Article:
A Hearing Loss & Late Deafened Blog

I’d rather be Hearing-impaired than Listening impaired

In Accommodations for Deaf on April 28, 2009 at 4:20 am

This morning I woke up coughing, again. My head, back and chest hurt. My throat was raw and swollen. I have been sick for over a week. With these latest warnings of a near swine flu pandemic, a doctor seemed like a good idea. The receptionist was able to squeeze me in with someone I hadn’t seen before. I could go right away.

The only problem was it I hadn’t seen this doctor before. Seeing a new doctor shouldn’t bother me. But I like MY doctor– the one who remembers to face me when speaking.

I have requested more than once that the clinic write “deaf ” on my chart. Trouble is they no longer use physical charts with paper. All my information is on a computer notebook that gets carried from room to room.

So once again, I told the receptionist I am deaf as I signed in. I actually had to tell her three times. First she talked to me with her head down. Next she said something while I was signing insurance forms. MY head was down that time. And finally, before slogging over to a chair in the waiting room, I reminded her a third time I couldn’t hear well.

“Please tell the nurse to tap me when she’s ready,” I ask.

“No problem.” she says.

Yeah. Right. I’ve only asked that a nurse tap me each and every doctor visit for the past five years. And the receptionist fails to relay this info — each and every time.  Or maybe she tells the nurses and every one of them ignores it — I’m not sure who is to blame. In any case, I sit and wait. After about ten minutes all the other patients have been called away. I am the only one left in the waiting room, when finally I look up from my magazine and watch as a nurse stands across the room to call my name. No tap. Luckily I looked up at just the right moment.

“I called you before, but you were reading your magazine,” she says. “Are your ears plugged up?”

“No. I’m very, very hard of hearing,” I explain.

“Is that from the cold?” she asks.


“I need to ask you some questions,” she says. “blah–blah. blah, blah BLAH–”

I stop her mid-sentence. “I don’t hear well,” I say, “Can you look at me?” (The fifth time I’ve reminded someone I couldn’t hear today.)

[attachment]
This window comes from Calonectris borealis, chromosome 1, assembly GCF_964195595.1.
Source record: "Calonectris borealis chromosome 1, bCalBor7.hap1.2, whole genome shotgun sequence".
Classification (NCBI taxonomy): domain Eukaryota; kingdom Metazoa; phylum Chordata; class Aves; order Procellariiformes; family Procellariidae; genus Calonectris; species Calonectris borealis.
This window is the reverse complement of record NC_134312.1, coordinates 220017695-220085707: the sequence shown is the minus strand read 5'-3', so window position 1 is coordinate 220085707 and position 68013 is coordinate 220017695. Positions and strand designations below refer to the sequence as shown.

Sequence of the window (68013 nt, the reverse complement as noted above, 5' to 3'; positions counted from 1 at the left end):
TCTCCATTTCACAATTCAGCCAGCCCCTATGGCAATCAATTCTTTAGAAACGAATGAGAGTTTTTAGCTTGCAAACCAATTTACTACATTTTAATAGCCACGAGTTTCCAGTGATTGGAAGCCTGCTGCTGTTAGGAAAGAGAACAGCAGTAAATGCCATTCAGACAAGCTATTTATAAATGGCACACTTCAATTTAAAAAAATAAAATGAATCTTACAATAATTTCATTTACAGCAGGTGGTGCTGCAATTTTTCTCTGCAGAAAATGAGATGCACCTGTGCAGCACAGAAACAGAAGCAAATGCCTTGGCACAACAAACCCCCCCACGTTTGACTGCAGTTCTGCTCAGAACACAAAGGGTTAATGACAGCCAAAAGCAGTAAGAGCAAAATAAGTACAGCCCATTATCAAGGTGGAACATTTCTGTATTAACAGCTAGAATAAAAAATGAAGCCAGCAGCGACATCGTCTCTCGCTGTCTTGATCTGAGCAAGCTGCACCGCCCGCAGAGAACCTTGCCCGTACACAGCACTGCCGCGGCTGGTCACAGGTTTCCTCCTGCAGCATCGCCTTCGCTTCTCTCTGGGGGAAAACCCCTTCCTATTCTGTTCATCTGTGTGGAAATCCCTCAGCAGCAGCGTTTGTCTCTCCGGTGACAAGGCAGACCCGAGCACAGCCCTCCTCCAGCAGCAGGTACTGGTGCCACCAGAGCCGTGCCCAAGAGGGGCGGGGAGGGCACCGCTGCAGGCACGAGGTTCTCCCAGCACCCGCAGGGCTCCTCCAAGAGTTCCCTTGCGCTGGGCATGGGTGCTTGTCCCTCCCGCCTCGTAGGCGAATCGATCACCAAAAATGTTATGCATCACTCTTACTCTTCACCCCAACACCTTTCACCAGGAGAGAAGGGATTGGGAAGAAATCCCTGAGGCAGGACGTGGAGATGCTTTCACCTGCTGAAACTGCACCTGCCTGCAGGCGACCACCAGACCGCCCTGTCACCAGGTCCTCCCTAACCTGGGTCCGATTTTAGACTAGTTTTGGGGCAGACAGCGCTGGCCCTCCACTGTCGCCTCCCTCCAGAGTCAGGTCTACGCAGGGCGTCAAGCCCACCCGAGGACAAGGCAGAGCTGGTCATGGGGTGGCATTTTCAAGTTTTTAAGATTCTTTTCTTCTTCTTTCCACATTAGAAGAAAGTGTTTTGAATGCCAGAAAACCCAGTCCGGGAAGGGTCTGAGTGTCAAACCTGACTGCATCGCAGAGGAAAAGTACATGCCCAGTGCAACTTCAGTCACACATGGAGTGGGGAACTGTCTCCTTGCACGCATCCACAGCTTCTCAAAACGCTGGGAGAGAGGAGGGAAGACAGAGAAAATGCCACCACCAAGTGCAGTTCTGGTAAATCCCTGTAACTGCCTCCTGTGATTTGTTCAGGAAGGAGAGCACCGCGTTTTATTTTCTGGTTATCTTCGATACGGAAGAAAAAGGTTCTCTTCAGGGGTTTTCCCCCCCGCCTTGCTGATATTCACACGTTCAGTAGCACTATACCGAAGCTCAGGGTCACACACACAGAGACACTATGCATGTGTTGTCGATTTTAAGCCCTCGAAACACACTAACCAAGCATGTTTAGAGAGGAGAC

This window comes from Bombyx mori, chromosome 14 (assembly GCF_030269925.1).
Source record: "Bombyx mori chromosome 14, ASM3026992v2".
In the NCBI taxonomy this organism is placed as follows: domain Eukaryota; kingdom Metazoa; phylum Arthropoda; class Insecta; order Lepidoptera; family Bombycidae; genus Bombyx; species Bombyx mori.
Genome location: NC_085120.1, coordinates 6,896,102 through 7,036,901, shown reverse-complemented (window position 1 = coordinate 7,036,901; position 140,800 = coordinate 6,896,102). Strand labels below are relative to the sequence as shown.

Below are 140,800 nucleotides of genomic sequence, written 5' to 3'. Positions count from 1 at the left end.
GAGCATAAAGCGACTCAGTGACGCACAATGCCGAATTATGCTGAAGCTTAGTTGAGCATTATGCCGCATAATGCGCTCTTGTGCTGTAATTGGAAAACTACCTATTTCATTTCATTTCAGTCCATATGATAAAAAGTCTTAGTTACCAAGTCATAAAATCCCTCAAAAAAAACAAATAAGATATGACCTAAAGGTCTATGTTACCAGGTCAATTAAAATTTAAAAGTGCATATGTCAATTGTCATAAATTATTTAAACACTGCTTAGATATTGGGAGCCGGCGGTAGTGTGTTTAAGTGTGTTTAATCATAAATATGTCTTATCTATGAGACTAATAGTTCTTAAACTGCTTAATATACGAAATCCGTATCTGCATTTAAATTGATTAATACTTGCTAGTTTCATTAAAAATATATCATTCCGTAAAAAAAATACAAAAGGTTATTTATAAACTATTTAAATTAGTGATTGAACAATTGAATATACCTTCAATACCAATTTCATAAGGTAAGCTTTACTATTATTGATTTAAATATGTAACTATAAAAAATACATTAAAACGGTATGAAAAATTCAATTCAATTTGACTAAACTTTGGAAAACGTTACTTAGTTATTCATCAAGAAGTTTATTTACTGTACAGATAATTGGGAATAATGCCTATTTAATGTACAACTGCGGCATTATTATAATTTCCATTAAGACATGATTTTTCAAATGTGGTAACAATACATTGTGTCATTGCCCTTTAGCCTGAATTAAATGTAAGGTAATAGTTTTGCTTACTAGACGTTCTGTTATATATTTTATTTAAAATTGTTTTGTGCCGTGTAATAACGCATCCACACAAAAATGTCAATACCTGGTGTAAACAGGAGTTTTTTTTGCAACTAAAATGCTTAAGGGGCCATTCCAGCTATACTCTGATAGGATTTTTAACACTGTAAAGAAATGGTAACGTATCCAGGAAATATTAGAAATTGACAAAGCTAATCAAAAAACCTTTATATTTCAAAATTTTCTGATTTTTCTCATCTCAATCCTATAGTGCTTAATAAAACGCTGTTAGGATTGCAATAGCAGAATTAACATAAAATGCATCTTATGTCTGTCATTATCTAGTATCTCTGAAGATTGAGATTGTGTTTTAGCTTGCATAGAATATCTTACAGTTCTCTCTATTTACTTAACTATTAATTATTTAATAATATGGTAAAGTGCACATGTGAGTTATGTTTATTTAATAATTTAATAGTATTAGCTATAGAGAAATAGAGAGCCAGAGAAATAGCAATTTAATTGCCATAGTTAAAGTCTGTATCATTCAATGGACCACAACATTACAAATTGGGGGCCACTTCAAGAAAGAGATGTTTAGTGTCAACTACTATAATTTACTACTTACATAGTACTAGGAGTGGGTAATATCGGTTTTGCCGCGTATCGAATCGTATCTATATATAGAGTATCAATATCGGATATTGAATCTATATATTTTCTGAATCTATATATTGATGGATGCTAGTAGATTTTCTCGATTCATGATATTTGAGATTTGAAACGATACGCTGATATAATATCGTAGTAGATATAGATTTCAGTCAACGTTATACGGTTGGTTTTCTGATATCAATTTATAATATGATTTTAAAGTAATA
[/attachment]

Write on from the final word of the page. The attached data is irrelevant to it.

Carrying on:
“OH! Yes, well– Do you feel any soreness or pressure in your ears?”


“Tell me about your symptoms.”

I tell her.

“Do you blahblah-”

“I didn’t get that. Can you take your hand away from your mouth.” (sixth time)

“Oh sorry,” She smiles. “Do you have a temperature?”

“I have had one off and on, but I didn’t take it this morning.”

“We’ll take it in a minute. How’s your blood pressure?” She starts to pump up the cuff. I am silent while she listens. “It’s blah-blah blah-blah blaah-blah-blah,” She’s looking away again.

“Sorry? I didn’t get that, I couldn’t see your lips.” (seventh time)

“OH! So sorry!” She smiles again, as she gets out her ear thermometer and goes for the ear.

“Wait,” I say. “I have to take out my hearing aid.”

“You wear hearing aids?” she asks with a confused look on her face.

“Yes, I’m deaf.” (un-frickin-believable!)

She takes the temp, then says doctor will be in shortly. I wait for the doctor.


“Hi! Blah-blah-blah-blah–”

“Nice to meet you. I’m very, very hard-of-hearing,” I interrupt. “I need to see your lips.” (ninth time)

“Oh!” she says. She’s got all on my info on the small laptop. She scans the screen, then asks,”How did you lose your hearing?”

I’ve explained my hearing loss to at least five different doctors at this clinic over the past twenty years. I go to a specialist, and I know he has sent his findings on several occasions. I know there’s info about my hearing loss somewhere in my real physical chart, wherever that is now. But OK– maybe it’s not her fault. She’s new. She’s busy. There must be someplace to flag a hearing issue in that laptop. I wonder if maybe there’s some weird glitch with their medical software that prevents them from entering or highlighting a hearing loss. I’m trying to give them the benefit of the doubt.

I tell the doctor my hearing loss history and notice she’s not typing anything into her laptop. (sigh)

So. I’m up on the examining table now. She feels my lymph nodes and mumbles.

“What?” I ask. “You turned away.” (tenth time!)

“Your lymph nodes are swollen.” She gets out her little otoscope. I know what’s going to happen next. It’s been a couple minutes. She’s concentrating on her diagnosis and has already forgotten about my hearing loss. I can see it in her face. I wait. Sure enough. She dives in with the otoscope. “OH!!” she exclaims.

“Do you need me to take out my hearing aids?” I ask. (eleventh time!) I take them out.

She says something. “I can’t hear you without my aids. . .Can you look at me?” (twelfth reminder!!)

“Do you hear pretty well with your hearing aids?” she asks. After that, I lose count. She babbles away about treatment. I have bronchitis. I need her to write some things down, cuz I’m just not getting it. Medical terms.

Do I hear pretty well with my hearing aids? You gotta laugh.